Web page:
On the second remand, the bankruptcy court explored the various types of monetary awards that may be ordered by a court under Illinois law and concluded that "the agreement here contemplated support and maintenance of the wife in line with the definition in Illinois law." In further amplification, the bankruptcy court said "(a)lthough the payments do not continue after the husband's death, the sum total of the other facts add up to alimony in gross, intended by the parties as support and maintenance of the wife, in discharge of the husband's common law duty (to support his wife), rather than as a property settlement." It should be noted that strictly defined, alimony in gross under Illinois law is not modifiable by the Illinois courts and is not extinguished by the remarriage of the spouse receiving payments nor by the death of the spouse making payments. See Walters v. Walters, 341 Ill.App. 561, 94 N.E.2d 726, aff'd 409 Ill. 298, 99 N.E.2d 342 (1950).
In the third appeal to the district court, it rejected the bankruptcy court's findings of fact as clearly erroneous and its legal conclusions as incorrect. With regard to the latter, it ruled that the settlement agreement was still ambiguous as to its true nature, that the burden of proving that the payments thereunder constituted alimony rested on the wife who was contesting the discharge, and that Mrs. Ost had failed to meet that burden so that her objection to the discharge would be dismissed.
We think that the district court was in error in two respects; the second, however, stems from the first.
First, the underlying premise of its view of the case was that, although the controlling issue was the intention of the parties, it was necessary for Mrs. Ost, in order to establish an intention that payments under the agreement were alimony, to qualify strictly the agreement under Illinois law as an agreement to pay alimony. This she was unable to do because the agreement provided for a cessation of payments in the event of Melichar's death so that it could not be deemed an agreement for alimony in gross. Nor could she qualify it as providing for periodic alimony because the payments might continue after the wife's remarriage.
We do not doubt that classification of an agreement under state law is an important factor in determining if the parties intended an agreement to provide for the payment of alimony within the meaning of § 35(a) (7). But we do not foreclose the possibility that the agreement may be a hybrid of two means of paying alimony recognized by state law, and the fact that it combines features of both does not automatically destroy the nature of the payments as alimony. The proper test of whether the payments are alimony lies in proof of whether it was the intention of the parties that the payments be for support rather than as a property settlement. Shacter v. Shacter, 467 F. Supp. 64 (D. Md.), aff'd without published opinion, 610 F.2d 813 (4 Cir. 1979); Nichols v. Hensler, 528 F.2d 304 (7 Cir. 1976); 3 Collier on Bankruptcy P 523.15, at 523-111 (1981 ed.)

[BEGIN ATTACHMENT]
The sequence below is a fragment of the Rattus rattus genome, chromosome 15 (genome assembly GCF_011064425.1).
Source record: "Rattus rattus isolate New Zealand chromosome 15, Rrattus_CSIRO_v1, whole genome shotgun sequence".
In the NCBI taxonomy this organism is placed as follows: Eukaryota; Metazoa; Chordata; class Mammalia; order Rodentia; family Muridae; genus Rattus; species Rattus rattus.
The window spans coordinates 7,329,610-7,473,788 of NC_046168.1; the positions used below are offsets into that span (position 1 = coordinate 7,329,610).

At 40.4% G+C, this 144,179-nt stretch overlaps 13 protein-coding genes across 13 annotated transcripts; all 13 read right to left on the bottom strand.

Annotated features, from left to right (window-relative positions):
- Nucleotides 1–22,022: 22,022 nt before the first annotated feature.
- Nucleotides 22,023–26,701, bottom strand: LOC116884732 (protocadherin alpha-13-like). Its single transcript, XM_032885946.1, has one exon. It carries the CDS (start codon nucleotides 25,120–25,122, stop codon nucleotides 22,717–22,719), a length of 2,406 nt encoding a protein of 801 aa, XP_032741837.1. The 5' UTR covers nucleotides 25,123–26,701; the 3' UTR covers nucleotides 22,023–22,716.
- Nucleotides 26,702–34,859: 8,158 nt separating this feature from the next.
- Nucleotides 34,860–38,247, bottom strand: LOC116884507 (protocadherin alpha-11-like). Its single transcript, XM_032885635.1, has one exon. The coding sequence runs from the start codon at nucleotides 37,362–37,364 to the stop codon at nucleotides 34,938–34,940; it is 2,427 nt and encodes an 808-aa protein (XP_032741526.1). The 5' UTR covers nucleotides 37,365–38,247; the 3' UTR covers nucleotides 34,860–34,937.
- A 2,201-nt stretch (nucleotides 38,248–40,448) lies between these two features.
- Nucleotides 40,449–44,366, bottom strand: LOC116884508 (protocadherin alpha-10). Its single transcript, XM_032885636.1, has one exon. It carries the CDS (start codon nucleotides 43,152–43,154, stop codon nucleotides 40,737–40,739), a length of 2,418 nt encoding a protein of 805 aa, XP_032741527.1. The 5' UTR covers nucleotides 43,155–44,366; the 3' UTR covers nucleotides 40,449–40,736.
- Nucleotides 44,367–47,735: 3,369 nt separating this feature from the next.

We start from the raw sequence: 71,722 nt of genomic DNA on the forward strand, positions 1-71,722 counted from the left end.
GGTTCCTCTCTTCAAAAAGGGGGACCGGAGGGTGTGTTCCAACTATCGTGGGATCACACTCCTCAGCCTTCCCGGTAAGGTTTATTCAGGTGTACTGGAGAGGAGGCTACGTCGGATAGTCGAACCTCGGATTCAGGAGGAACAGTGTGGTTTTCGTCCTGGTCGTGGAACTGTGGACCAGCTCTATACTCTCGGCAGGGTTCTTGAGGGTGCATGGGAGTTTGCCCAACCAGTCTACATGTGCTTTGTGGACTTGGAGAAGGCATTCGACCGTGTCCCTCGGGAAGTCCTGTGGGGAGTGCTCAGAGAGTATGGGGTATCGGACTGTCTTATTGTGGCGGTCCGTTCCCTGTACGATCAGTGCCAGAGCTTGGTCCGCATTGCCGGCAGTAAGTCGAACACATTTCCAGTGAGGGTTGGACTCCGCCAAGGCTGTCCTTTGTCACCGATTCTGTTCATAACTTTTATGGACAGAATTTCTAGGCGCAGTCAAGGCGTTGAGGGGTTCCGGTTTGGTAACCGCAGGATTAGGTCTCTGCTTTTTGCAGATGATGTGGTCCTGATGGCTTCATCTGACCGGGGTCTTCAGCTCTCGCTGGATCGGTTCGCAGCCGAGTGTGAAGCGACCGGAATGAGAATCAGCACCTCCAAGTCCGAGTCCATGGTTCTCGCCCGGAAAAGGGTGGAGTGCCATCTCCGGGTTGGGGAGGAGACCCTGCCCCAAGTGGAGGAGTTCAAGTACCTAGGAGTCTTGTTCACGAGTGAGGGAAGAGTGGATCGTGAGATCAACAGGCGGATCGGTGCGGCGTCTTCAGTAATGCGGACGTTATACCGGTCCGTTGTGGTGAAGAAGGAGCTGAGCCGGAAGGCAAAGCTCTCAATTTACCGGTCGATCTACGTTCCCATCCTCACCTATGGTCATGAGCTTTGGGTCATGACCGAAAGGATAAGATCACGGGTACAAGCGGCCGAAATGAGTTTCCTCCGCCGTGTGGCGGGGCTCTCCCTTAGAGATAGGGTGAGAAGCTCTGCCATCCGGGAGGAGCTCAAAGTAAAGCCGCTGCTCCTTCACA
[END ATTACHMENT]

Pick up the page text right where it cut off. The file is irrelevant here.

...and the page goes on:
The district court's second error was in treating as clearly erroneous the factual finding of the bankruptcy court that the parties intended payments under the agreement as support and maintenance of the wife and not as a property settlement. To a considerable extent it appears that this error stemmed from the district court's underlying premise that an intention to constitute payments as support could only be proved by showing that the payments qualified as alimony under state law. In any event, the testimony of Melichar and Mrs. Ost both support the bankruptcy court's finding that the parties intended the payments under the agreement as support: Melichar said that the payments were intended to maintain his wife's economic position as during marriage and Mrs. Ost said that the payments were made to enable her to meet her living expenses after the divorce as budgeted by Melichar and his attorney. A district court has authority to set aside a finding of fact by a bankruptcy court only if it is clearly erroneous. Bankruptcy Rule 810. In our view the bankruptcy court's finding was not clearly erroneous.
It follows that the judgment of the district court must be reversed and the order of the bankruptcy court that the debt is not dischargeable reinstated.
Because the bankrupt's petition was filed in 1976, that provision, rather than its successor in the Bankruptcy Reform Act of 1978, 11 U.S.C. § 523(a) (5), applied. For purposes of this case, the language of the two sections is the same
The agreement also provided for a division of real and personal property, life insurance and support for the issue of the marriage
So far as pertinent, that statute reads:
(a) A discharge in bankruptcy shall release a bankrupt from all of his provable debts, whether allowable in full or in part, except such as ... (7) are for alimony due or to become due ....